1. The facts necessary for the decision of this appeal under Clause 10 of the Letters Patent may briefly be given as follows:--
2. Khem Chand and Yadav Rai plaintiffs (respondents Nos. 1 and 2 in this appeal) are admittedly the owners of the shop in dispute. According to the plaintiffs, Kidar Nath was the tenant of the aforesaid shop under a rent-note which, during the course of evidence in the suit, was marked Exhibit P-12. After the death of Kidar Nath, his son, Bhagwan Dass and widow, Bhuri Devi, being defendants Nos. 1 and 2 (appellants before us) continued in possession of the shop. It was alleged by the plaintiffs that inasmuch as Kidar Nath was a statutory tenant in the shop, the possession of defendants Nos. 1 and 2 after his death, became unlawful. The defendants contended that the tenancy in question was not statutory but heritable. This matter was put in Issue No. 1 which was 'whether Kidar Nath was a statutory tenant of the shop in dispute.' P.W. 3 Durga Parshad was produced as a witness by the plaintiffs. He identified the handwriting and the signature of the petition writer who had written Exhibit P.12. It was further stated that the petition writer as well as his son are dead and are not available. During the course of evidence of Durga Parshad, the rent-note was exhibited as P-12 without any objection on behalf of the defendants. The Trial Court decreed the suit holding the tenancy of Kidar Nath as statutory. The lower appellate Court came to the conclusion that Exhibit P-12 was not properly proved and, therefore, it had not been established that Kidar Nath was a statutory tenant. In the regular second appeal filed by the plaintiffs, basing his decision on Gopal Das v. Sri Thakurji, AIR 1943 PC 83, and on a decision of this Court in Harnam Singh v. Dalip Singh, (1963) 65 Pun LR 1133, the learned Single Judge came to the conclusion that the document being admissible and no objection having been taken by the defendants to the mode of its proof at the relevant time, they cannot now be heard to object that the document has not been properly proved.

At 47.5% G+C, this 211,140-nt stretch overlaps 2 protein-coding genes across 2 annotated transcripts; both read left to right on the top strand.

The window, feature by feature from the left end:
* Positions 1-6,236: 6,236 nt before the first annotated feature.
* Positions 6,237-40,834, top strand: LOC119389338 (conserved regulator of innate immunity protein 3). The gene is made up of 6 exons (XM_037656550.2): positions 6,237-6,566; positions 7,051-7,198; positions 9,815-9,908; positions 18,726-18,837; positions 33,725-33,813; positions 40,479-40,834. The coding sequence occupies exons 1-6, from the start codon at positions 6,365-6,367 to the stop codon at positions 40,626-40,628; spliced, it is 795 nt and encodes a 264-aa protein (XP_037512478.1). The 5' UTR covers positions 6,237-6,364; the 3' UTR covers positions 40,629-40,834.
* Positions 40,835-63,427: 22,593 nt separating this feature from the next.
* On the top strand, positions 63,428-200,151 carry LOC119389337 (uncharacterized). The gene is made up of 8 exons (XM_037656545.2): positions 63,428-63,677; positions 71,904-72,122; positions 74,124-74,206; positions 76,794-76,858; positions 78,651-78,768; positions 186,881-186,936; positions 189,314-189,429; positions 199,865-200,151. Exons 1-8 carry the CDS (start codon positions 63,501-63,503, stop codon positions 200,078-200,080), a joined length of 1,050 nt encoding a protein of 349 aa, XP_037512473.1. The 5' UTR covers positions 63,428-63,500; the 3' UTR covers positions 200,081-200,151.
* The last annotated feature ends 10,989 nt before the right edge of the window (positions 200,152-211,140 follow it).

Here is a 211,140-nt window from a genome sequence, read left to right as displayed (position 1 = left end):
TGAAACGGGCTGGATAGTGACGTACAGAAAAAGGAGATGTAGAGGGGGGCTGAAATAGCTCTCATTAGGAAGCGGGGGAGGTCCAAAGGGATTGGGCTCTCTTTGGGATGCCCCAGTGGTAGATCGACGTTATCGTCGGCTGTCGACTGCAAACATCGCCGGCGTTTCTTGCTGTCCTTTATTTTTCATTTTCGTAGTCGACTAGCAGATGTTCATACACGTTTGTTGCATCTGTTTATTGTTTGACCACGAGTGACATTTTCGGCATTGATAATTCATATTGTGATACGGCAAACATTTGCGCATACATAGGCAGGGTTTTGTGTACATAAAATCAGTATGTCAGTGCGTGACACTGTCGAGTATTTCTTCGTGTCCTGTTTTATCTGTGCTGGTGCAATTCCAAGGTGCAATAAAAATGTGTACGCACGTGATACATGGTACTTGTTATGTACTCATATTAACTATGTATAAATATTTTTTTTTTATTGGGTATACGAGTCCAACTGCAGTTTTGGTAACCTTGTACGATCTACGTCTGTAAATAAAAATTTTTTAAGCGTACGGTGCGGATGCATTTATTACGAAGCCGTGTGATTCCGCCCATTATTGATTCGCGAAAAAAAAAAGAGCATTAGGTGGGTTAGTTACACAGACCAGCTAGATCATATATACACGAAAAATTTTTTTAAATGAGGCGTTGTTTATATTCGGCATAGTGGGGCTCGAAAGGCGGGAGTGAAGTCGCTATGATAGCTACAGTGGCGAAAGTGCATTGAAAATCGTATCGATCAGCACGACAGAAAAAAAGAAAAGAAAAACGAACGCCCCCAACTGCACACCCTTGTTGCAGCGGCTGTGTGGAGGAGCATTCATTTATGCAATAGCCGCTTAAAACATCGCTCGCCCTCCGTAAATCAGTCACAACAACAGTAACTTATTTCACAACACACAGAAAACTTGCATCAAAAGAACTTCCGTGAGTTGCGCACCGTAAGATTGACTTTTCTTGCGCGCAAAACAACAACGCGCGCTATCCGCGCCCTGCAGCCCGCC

3. The observations of the Privy Council in Gopal Das's case AIR 1943 PC 83 (supra) which were relied upon by the learned Single Judge, were to the following effect:--
'Where the objection to be taken is not that the document is in itself inadmissible but that the mode of proof put forward is irregular or insufficient, it is essential that the objection should be taken at the trial before the document is marked as an exhibit and admitted to the record. A party cannot lie by until the case comes before a Court of appeal and then complain for the first time of the mode of proof.'
4. In Harnam Singh's case (1963) 65 Pun LR 1133 (supra) the Court come to the conclusion that in order to prove document 'C' it was necessary to call an attesting witness alive and available in proof of the execution of the document in question but no objection was raised when it was produced and exhibited by the Trial Court.' In that case, the counsel for the plaintiffs made a statement that he produced the copies of the sale deeds marked 'A' and 'B'. This was objected to, but when he said 'I also produce 'C' copy of the sale deed' no objection was taken. Grover J., as he then was, while delivering the judgment observed as follows:--
'In these circumstances the defendants cannot now be heard to say that the document was not properly proved..................'
5. The decision of the Allahabad High Court in Salaik Chand v. Mt. Tamiz Bano, AIR 1928 All 303, which was relied upon by the learned counsel for the defendants, who were respondents before the learned Single Judge, was distinguished by the learned Single Judge, because that was not a case where a document had been exhibited without any objection. The decision in Bulakidas Hardas v. Chotu Paikan, AIR 1942 Nag 84, cited before us, is also distinguishable on the same basis.
6. In view of the above, we find no force in this appeal and dismiss the same without any order as to costs.
7. Appeal dismissed.